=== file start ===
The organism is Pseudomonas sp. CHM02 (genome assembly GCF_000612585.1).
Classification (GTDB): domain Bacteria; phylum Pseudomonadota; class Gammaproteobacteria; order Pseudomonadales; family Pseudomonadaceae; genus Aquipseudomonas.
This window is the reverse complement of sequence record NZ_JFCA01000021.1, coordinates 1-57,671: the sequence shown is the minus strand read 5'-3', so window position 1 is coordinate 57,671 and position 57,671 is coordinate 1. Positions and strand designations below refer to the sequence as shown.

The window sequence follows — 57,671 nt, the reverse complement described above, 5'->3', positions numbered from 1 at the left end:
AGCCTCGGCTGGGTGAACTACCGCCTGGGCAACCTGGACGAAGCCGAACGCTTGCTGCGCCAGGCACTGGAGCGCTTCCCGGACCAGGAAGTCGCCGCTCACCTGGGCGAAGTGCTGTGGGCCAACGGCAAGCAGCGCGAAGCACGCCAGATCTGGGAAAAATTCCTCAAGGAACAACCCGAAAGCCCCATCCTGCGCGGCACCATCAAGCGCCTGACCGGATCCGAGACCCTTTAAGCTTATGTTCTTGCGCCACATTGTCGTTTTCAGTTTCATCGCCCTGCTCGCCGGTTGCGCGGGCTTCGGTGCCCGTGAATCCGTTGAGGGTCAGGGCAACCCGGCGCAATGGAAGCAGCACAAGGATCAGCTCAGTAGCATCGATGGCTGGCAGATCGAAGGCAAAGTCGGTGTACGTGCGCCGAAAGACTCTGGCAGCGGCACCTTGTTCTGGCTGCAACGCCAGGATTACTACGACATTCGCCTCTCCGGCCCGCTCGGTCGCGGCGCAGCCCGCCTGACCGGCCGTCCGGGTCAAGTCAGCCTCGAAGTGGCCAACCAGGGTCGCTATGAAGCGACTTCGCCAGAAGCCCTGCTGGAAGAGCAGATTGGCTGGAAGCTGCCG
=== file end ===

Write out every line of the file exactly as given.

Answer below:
The organism is Pseudomonas sp. CHM02 (genome assembly GCF_000612585.1).
Classification (GTDB): domain Bacteria; phylum Pseudomonadota; class Gammaproteobacteria; order Pseudomonadales; family Pseudomonadaceae; genus Aquipseudomonas.
This window is the reverse complement of sequence record NZ_JFCA01000021.1, coordinates 1-57,671: the sequence shown is the minus strand read 5'-3', so window position 1 is coordinate 57,671 and position 57,671 is coordinate 1. Positions and strand designations below refer to the sequence as shown.

The window sequence follows — 57,671 nt, the reverse complement described above, 5'->3', positions numbered from 1 at the left end:
AGCCTCGGCTGGGTGAACTACCGCCTGGGCAACCTGGACGAAGCCGAACGCTTGCTGCGCCAGGCACTGGAGCGCTTCCCGGACCAGGAAGTCGCCGCTCACCTGGGCGAAGTGCTGTGGGCCAACGGCAAGCAGCGCGAAGCACGCCAGATCTGGGAAAAATTCCTCAAGGAACAACCCGAAAGCCCCATCCTGCGCGGCACCATCAAGCGCCTGACCGGATCCGAGACCCTTTAAGCTTATGTTCTTGCGCCACATTGTCGTTTTCAGTTTCATCGCCCTGCTCGCCGGTTGCGCGGGCTTCGGTGCCCGTGAATCCGTTGAGGGTCAGGGCAACCCGGCGCAATGGAAGCAGCACAAGGATCAGCTCAGTAGCATCGATGGCTGGCAGATCGAAGGCAAAGTCGGTGTACGTGCGCCGAAAGACTCTGGCAGCGGCACCTTGTTCTGGCTGCAACGCCAGGATTACTACGACATTCGCCTCTCCGGCCCGCTCGGTCGCGGCGCAGCCCGCCTGACCGGCCGTCCGGGTCAAGTCAGCCTCGAAGTGGCCAACCAGGGTCGCTATGAAGCGACTTCGCCAGAAGCCCTGCTGGAAGAGCAGATTGGCTGGAAGCTGCCG